- India with 1.417 billion people is expected to claim the title of the most populated country next year, but with an average age of 29, it has one of the youngest populations As this pool of resources of young citizens enters the workforce, it could create a ‘demographic dividend. A demographic dividend refers to the growth in an economy that is the result of a change in the age structure of a country’s population. The change in age structure is typically brought on by a decline in fertility and mortality rates. In other words, the number of the working-age population becomes larger than the number of dependents.
India’s Demographic Dividend
- According to the United Nations Population Fund (UNFPA), a demographic dividend means the economic growth potential that can result from shifts in a population’s age structure.
- In order to summarize the age distribution, we use “median age”. It is the age that divides a population into two numerically equally sized groups; that is, half the people are younger than this age and half are older.
- In this case, it is the working-age population (15 to 64) and the non-working-age population (14 and younger, and 65 and older). The earlier is larger than the later. In the Indian context, the median age in India is 28 years, compared to 38 in China and the US, 43 in Western Europe, and 48 in Japan.
- India is home to a fifth of the world’s youth demographic and this population advantage could play a critical role in achieving the nation’s ambitious target to become a US$ 5 trillion economy.
Diversity in India’s States:
- Although India is a young country, the number and pace of population-ageing vary among States. For example, the southern states, which are advanced in demographic transition, already have a higher percentage of older people.
- While Kerala’s population is already ageing, in Bihar the working-age cohort is predicted to continue increasing till 2051. These differences in age structure reflect differences in the economic development and health of the states.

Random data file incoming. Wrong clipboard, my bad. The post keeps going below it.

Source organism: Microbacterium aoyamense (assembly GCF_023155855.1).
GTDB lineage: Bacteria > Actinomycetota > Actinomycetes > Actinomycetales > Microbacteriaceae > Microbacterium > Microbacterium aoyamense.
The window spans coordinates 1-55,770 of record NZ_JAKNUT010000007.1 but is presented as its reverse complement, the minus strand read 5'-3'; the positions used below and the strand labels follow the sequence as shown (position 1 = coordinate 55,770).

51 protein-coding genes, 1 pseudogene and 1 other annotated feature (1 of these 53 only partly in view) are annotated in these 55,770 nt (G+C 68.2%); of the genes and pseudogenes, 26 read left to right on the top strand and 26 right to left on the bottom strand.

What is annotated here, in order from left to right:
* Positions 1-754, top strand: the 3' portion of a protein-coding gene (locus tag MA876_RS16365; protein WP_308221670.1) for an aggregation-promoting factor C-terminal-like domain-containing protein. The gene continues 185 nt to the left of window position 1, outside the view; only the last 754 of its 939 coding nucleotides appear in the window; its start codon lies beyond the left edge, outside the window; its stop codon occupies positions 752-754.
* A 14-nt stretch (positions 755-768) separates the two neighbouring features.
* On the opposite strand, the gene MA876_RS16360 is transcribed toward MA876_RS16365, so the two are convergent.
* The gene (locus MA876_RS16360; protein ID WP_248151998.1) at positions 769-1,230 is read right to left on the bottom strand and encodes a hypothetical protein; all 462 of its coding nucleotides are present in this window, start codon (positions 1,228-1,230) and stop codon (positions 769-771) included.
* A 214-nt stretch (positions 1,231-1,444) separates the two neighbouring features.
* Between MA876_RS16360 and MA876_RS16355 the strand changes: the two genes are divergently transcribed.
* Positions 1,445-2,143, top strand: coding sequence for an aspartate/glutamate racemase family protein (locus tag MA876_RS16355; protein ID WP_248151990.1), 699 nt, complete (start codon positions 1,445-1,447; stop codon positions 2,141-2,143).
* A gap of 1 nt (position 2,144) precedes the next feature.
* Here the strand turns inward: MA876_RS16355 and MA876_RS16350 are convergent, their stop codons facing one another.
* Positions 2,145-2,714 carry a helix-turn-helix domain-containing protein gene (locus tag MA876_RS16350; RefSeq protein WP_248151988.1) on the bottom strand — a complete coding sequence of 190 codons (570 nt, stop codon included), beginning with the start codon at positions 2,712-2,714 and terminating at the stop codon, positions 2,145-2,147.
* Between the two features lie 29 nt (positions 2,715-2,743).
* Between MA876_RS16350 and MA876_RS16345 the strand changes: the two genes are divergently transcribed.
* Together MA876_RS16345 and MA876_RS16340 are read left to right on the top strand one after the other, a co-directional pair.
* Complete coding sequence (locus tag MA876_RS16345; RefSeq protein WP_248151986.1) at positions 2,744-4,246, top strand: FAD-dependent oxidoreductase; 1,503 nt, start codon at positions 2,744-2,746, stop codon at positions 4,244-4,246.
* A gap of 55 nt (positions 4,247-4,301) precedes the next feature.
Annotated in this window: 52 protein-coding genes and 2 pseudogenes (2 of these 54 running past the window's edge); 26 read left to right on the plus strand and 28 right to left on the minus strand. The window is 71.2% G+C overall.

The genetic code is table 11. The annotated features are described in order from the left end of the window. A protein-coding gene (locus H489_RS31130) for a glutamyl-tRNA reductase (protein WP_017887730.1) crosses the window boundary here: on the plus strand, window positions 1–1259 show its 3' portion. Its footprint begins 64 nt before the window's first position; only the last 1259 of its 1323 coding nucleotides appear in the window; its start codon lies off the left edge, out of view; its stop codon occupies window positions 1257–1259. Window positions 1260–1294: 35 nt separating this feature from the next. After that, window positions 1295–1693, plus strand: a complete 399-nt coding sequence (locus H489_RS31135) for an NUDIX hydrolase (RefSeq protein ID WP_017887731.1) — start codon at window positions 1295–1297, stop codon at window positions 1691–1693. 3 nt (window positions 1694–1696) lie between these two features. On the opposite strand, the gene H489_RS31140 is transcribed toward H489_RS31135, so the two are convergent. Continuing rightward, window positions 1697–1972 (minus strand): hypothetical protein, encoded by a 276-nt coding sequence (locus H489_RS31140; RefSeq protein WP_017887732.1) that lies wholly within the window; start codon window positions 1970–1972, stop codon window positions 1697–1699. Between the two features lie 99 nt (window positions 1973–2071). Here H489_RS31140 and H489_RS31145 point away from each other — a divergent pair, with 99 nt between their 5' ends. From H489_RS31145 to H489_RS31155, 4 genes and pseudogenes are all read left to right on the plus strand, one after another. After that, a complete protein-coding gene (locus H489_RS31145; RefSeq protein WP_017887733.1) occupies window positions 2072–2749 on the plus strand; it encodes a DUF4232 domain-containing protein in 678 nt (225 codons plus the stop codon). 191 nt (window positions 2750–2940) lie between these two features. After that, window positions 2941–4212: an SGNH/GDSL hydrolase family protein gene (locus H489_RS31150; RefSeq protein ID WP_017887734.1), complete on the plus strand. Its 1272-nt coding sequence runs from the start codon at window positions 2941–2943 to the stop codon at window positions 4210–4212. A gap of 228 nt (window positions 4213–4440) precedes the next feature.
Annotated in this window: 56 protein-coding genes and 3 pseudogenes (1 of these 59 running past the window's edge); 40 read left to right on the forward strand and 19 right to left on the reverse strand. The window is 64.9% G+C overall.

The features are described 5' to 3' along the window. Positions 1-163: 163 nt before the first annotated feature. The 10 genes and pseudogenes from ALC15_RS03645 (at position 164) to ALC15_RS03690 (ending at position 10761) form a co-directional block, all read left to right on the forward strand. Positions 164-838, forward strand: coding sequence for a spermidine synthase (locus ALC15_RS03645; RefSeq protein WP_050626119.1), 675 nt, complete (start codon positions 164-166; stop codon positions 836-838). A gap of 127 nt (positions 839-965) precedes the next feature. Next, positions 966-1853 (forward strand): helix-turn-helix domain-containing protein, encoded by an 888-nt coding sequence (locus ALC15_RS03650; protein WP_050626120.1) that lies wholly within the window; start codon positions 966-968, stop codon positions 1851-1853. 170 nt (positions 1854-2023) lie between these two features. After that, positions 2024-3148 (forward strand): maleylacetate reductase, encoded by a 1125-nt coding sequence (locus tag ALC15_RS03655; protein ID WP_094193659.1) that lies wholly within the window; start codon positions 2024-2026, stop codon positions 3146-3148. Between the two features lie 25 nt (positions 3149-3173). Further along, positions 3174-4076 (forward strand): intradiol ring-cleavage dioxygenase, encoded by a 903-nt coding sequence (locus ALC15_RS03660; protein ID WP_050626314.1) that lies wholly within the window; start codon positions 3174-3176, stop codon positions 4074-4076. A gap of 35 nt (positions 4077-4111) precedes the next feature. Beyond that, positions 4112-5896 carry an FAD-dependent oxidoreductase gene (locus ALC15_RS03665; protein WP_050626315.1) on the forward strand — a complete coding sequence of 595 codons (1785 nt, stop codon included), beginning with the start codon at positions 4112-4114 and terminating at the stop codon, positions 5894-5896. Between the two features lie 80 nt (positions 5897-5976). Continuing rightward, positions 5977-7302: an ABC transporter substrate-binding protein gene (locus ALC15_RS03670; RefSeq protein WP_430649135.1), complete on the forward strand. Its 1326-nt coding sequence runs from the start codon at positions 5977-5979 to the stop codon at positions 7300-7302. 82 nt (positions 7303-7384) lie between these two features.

Areas where a country can find demographic dividends:
- Savings: During the demographic period, personal savings grow and can be used to stimulate the economy.
- Labour supply: More workers are added to the labour force, including more women.
- Human capital: With fewer births, parents are able to allocate more resources per child, leading to better educational and health outcomes.
- Economic growth: GDP per capita is increased due to a decrease in the dependency ratio
Scope for India:
- India is in the middle of a demographic transition
- With falling fertility (currently 2.0)
- Rising median age (from 29 years now and expected to be 36 years by 2036)
- A falling dependency ratio (expected to decrease from 65% to 54% in the coming decade)
- This provides a window of opportunity towards faster economic growth and India has already begun to get the dividend.
- But, the benefit to the GDP from the demographic transition in India has been lower than its peers in Asia and is already tapering.
Fertility Must Decline to Attain the Demographic Dividend: